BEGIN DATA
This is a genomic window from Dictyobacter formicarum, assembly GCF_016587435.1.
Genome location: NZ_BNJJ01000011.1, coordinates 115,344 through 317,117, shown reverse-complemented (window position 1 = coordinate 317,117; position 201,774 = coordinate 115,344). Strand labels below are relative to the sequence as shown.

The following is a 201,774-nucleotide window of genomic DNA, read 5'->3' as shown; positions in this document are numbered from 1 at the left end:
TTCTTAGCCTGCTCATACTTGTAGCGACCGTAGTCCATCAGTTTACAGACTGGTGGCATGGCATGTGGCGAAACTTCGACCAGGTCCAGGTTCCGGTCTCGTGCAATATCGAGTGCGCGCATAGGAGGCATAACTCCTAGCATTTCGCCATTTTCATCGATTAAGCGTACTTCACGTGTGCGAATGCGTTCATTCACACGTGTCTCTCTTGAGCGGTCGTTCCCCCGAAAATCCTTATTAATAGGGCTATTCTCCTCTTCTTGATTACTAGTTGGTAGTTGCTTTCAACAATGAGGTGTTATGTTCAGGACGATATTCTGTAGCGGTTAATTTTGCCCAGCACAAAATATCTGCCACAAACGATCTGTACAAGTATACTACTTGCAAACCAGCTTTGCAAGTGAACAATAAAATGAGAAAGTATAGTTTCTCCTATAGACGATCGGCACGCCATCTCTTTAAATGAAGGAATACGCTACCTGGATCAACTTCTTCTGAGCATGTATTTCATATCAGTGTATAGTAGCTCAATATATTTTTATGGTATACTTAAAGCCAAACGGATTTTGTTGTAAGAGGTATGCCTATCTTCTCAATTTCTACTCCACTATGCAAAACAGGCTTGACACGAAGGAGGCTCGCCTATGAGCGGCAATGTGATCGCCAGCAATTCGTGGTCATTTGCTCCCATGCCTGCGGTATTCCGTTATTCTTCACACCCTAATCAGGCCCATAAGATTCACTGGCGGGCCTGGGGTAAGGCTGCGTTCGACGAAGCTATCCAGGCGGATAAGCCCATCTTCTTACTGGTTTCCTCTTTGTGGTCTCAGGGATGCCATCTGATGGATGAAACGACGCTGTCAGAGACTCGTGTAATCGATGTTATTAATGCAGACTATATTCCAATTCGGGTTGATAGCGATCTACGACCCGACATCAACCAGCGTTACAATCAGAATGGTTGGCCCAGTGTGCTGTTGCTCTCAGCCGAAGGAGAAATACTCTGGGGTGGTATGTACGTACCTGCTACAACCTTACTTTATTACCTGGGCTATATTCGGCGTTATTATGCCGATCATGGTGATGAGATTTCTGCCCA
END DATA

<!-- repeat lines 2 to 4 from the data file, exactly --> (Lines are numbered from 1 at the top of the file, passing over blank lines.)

Genome location: NZ_BNJJ01000011.1, coordinates 115,344 through 317,117, shown reverse-complemented (window position 1 = coordinate 317,117; position 201,774 = coordinate 115,344). Strand labels below are relative to the sequence as shown.

The following is a 201,774-nucleotide window of genomic DNA, read 5'->3' as shown; positions in this document are numbered from 1 at the left end:
TTCTTAGCCTGCTCATACTTGTAGCGACCGTAGTCCATCAGTTTACAGACTGGTGGCATGGCATGTGGCGAAACTTCGACCAGGTCCAGGTTCCGGTCTCGTGCAATATCGAGTGCGCGCATAGGAGGCATAACTCCTAGCATTTCGCCATTTTCATCGATTAAGCGTACTTCACGTGTGCGAATGCGTTCATTCACACGTGTCTCTCTTGAGCGGTCGTTCCCCCGAAAATCCTTATTAATAGGGCTATTCTCCTCTTCTTGATTACTAGTTGGTAGTTGCTTTCAACAATGAGGTGTTATGTTCAGGACGATATTCTGTAGCGGTTAATTTTGCCCAGCACAAAATATCTGCCACAAACGATCTGTACAAGTATACTACTTGCAAACCAGCTTTGCAAGTGAACAATAAAATGAGAAAGTATAGTTTCTCCTATAGACGATCGGCACGCCATCTCTTTAAATGAAGGAATACGCTACCTGGATCAACTTCTTCTGAGCATGTATTTCATATCAGTGTATAGTAGCTCAATATATTTTTATGGTATACTTAAAGCCAAACGGATTTTGTTGTAAGAGGTATGCCTATCTTCTCAATTTCTACTCCACTATGCAAAACAGGCTTGACACGAAGGAGGCTCGCCTATGAGCGGCAATGTGATCGCCAGCAATTCGTGGTCATTTGCTCCCATGCCTGCGGTATTCCGTTATTCTTCACACCCTAATCAGGCCCATAAGATTCACTGGCGGGCCTGGGGTAAGGCTGCGTTCGACGAAGCTATCCAGGCGGATAAGCCCATCTTCTTACTGGTTTCCTCTTTGTGGTCTCAGGGATGCCATCTGATGGATGAAACGACGCTGTCAGAGACTCGTGTAATCGATGTTATTAATGCAGACTATATTCCAATTCGGGTTGATAGCGATCTACGACCCGACATCAACCAGCGTTACAATCAGAATGGTTGGCCCAGTGTGCTGTTGCTCTCAGCCGAAGGAGAAATACTCTGGGGTGGTATGTACGTACCTGCTACAACCTTACTTTATTACCTGGGCTATATTCGGCGTTATTATGCCGATCATGGTGATGAGATTTCTGCCCA